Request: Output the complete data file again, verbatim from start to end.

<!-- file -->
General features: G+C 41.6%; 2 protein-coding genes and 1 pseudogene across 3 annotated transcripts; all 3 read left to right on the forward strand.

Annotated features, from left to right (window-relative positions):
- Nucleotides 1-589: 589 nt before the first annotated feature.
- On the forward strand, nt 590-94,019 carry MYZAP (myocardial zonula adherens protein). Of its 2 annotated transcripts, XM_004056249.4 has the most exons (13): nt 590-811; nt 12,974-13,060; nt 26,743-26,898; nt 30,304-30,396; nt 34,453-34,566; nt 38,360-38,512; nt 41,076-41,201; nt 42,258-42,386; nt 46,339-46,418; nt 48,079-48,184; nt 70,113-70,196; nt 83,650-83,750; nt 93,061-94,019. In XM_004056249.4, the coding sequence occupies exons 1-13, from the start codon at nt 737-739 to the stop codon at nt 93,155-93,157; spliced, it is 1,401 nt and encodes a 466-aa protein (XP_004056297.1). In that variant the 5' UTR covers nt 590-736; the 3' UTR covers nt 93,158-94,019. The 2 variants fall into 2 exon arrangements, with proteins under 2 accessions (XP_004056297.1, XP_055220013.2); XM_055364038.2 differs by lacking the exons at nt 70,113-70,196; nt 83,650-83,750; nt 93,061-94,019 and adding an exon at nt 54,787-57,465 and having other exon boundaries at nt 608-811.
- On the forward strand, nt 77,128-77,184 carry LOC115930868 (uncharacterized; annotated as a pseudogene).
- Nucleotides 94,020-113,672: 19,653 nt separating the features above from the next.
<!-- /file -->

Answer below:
General features: G+C 41.6%; 2 protein-coding genes and 1 pseudogene across 3 annotated transcripts; all 3 read left to right on the forward strand.

Annotated features, from left to right (window-relative positions):
- Nucleotides 1-589: 589 nt before the first annotated feature.
- On the forward strand, nt 590-94,019 carry MYZAP (myocardial zonula adherens protein). Of its 2 annotated transcripts, XM_004056249.4 has the most exons (13): nt 590-811; nt 12,974-13,060; nt 26,743-26,898; nt 30,304-30,396; nt 34,453-34,566; nt 38,360-38,512; nt 41,076-41,201; nt 42,258-42,386; nt 46,339-46,418; nt 48,079-48,184; nt 70,113-70,196; nt 83,650-83,750; nt 93,061-94,019. In XM_004056249.4, the coding sequence occupies exons 1-13, from the start codon at nt 737-739 to the stop codon at nt 93,155-93,157; spliced, it is 1,401 nt and encodes a 466-aa protein (XP_004056297.1). In that variant the 5' UTR covers nt 590-736; the 3' UTR covers nt 93,158-94,019. The 2 variants fall into 2 exon arrangements, with proteins under 2 accessions (XP_004056297.1, XP_055220013.2); XM_055364038.2 differs by lacking the exons at nt 70,113-70,196; nt 83,650-83,750; nt 93,061-94,019 and adding an exon at nt 54,787-57,465 and having other exon boundaries at nt 608-811.
- On the forward strand, nt 77,128-77,184 carry LOC115930868 (uncharacterized; annotated as a pseudogene).
- Nucleotides 94,020-113,672: 19,653 nt separating the features above from the next.